What does the database contain?


The civil registration marriage index database in the Hickmore Archive contains an exact transcription of the entries for all instances of the Hickmore surname listed in the original green marriage index ledgers now held by the UK’s Office of National Statistics at the Family Records Centre in London. The majority of variant surnames (such as Hickmer) have also been included, together with a number of similar sounding but non-variant surnames).


Why are some parts of the index entries shown in italics in the database?


Italics have been used in the Hickmore Archive to denote information that did not appear in the original G.R.O. index, but which has been derived from other sources such as certified copies of marriage certificates or entries in registers etc.


Why are the names of spouses sometimes missing from the index?


The G.R.O. did not include any reference to the names of spouses in their marriage index until the start of the year 1912. The names of spouses that are now shown in the database against entries prior to that date have all been added as a result of research by the Archive holder and are all therefore shown in italics to denote this.


Since the beginning of 1912 the G.R.O. has included the surnames of spouses in the marriage index, but not their forenames. However, in the case of the Hickmore marriages, the Archive holder has laboriously searched each of the corresponding surname entries in the index, in order to determine the full names of all of the spouses. Similar searches are now being conducted for Hickmer and other variant surnames.


Is the relevant index entry annotated in the database when a divorce occurs?


No. It is not the Archive holder’s normal practice to annotate an entry in the database unless the original entry in the G.R.O. index has been annotated. The G.R.O. do not at present alter the marriage index entry upon divorce, but may well begin doing so if proposals made in the current Registration Review are adopted.


Can I find out the location of a Registration District if only its name is known?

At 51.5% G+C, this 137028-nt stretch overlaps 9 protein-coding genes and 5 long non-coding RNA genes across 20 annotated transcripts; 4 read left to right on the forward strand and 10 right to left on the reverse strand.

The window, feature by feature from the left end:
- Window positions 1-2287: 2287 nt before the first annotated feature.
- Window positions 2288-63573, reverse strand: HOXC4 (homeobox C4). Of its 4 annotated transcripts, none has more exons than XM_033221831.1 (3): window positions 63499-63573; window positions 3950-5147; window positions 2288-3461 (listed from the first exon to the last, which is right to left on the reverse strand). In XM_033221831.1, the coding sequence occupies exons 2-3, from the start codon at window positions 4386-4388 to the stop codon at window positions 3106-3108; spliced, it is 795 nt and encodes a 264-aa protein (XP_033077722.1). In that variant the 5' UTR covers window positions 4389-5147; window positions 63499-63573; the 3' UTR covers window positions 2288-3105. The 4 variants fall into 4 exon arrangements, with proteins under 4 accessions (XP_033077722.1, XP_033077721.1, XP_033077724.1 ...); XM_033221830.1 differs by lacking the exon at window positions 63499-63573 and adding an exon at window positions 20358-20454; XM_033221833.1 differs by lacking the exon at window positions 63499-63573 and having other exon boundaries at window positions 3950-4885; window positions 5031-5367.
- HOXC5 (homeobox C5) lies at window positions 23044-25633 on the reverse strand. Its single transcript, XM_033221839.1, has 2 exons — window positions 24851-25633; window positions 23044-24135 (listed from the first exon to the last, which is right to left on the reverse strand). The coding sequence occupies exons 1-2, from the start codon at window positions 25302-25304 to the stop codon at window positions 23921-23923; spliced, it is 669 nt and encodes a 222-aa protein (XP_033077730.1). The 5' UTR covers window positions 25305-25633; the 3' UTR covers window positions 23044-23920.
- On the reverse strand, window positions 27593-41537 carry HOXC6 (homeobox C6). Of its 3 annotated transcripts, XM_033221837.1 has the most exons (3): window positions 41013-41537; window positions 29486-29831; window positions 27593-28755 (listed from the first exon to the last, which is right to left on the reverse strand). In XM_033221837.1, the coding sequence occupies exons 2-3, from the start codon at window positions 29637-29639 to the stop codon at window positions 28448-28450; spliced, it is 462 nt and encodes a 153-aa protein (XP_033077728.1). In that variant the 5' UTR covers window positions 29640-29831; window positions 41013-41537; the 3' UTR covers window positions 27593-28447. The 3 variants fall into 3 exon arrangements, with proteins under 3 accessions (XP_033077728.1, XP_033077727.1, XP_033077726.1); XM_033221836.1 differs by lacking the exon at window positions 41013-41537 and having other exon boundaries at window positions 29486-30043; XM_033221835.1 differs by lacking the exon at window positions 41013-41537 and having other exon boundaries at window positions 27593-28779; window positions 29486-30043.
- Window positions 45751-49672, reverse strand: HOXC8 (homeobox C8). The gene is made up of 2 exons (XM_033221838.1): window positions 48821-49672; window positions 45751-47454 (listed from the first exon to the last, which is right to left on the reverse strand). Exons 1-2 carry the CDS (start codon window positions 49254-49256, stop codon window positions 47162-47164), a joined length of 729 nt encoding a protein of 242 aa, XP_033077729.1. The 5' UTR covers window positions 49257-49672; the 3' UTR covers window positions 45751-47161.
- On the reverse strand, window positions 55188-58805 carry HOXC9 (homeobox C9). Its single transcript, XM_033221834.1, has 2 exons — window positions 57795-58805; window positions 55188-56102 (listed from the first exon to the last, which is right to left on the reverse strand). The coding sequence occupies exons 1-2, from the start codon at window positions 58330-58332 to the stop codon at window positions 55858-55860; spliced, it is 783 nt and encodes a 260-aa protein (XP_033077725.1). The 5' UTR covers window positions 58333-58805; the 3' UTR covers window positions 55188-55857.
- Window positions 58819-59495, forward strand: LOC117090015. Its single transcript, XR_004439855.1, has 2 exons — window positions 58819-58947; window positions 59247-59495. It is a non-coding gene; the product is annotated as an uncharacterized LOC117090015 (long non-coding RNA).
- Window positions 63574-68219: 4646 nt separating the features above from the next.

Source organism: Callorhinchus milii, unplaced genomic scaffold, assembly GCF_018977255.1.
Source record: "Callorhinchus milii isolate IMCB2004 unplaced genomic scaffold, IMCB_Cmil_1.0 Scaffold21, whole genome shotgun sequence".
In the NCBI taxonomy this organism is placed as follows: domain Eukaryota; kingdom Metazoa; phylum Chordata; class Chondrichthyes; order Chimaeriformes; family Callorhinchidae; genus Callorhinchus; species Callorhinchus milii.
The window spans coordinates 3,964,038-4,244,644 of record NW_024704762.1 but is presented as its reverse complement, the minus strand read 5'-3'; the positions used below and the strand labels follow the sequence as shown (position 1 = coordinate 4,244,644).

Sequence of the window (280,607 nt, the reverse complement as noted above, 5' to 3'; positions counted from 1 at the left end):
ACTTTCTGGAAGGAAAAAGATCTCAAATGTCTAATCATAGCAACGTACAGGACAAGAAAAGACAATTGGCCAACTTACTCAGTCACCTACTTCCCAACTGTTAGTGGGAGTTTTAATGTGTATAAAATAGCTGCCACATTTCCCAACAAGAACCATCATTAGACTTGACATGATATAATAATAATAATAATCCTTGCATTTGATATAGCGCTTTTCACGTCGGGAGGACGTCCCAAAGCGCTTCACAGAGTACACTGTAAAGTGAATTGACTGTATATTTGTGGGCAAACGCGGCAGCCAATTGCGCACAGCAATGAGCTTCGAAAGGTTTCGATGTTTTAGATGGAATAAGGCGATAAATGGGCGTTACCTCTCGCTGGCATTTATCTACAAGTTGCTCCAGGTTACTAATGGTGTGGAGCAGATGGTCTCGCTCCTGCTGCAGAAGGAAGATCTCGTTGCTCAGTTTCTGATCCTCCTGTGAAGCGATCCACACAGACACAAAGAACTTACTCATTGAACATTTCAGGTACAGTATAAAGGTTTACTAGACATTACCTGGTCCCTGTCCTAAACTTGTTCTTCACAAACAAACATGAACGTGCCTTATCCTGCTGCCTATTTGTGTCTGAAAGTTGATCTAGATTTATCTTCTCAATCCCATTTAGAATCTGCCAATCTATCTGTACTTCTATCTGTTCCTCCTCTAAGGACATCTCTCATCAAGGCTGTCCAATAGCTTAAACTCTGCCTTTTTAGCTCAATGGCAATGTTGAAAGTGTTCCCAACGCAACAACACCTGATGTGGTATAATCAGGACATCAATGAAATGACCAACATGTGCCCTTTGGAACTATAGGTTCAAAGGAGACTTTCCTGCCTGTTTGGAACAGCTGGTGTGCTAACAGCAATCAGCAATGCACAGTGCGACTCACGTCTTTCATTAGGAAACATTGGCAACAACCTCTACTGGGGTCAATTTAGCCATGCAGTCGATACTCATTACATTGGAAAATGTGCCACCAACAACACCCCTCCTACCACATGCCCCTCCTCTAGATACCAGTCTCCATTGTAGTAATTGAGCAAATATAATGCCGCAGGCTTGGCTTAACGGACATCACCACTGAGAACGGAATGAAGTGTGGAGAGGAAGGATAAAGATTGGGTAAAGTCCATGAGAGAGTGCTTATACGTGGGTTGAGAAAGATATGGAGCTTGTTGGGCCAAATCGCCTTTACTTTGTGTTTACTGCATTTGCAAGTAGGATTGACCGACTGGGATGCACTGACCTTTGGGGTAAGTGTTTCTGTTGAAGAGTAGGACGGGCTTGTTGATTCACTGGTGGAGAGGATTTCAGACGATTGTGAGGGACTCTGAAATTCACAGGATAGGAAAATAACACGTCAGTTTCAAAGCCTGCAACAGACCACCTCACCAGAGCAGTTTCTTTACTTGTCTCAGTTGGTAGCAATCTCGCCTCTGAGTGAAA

Yes - The Archive Holder has details of all Registration Districts throughout England and Wales, including those that no longer exist. Please contact for information.


Comprehensive information about Registration Districts (including their history) has been published by Brett Langston in his book "Civil Registration Districts of England & Wales". This can be obtained from the National Archives bookshop at Kew, the Family Records Centre bookshop in Islington, the Federation of Family History Societies Publications Department in Bury and the Guild of One-Name Studies bookstall.


Why do entries sometimes fail to appear in the search results column that is headed "Quarter"?


From the beginning of Civil Registration in mid-1837 until the end of the year 1983, The Registrar General produced indexes on a quarterly basis. However, at the beginning of the year 1984 this practice was ceased in favour of index production on an annual cycle. The results column headed "Quarter" will therefore not contain an entry for any marriage that took place after 31st December 1983.


How many records does the database contain?


The Hickmore Archive Marriage Index database for England and Wales currently houses approximately five hundred individual sets of records for the surname Hickmore, together with numerous others for variant surnames.


Are any abbreviations used for first forenames in the database?




What is the likelihood of transcription errors having occurred during the construction of the database by the Archive Holder?


The Hickmore Archive marriage index database is at minimal risk from transcription errors because (unlike the corresponding birth and death index databases) each entry has been checked at least twice against the original G.R.O. index books held in London.


In addition to this, entries for 1912 onward will have been checked yet again when later searches were made to determine the forenames of the spouses.


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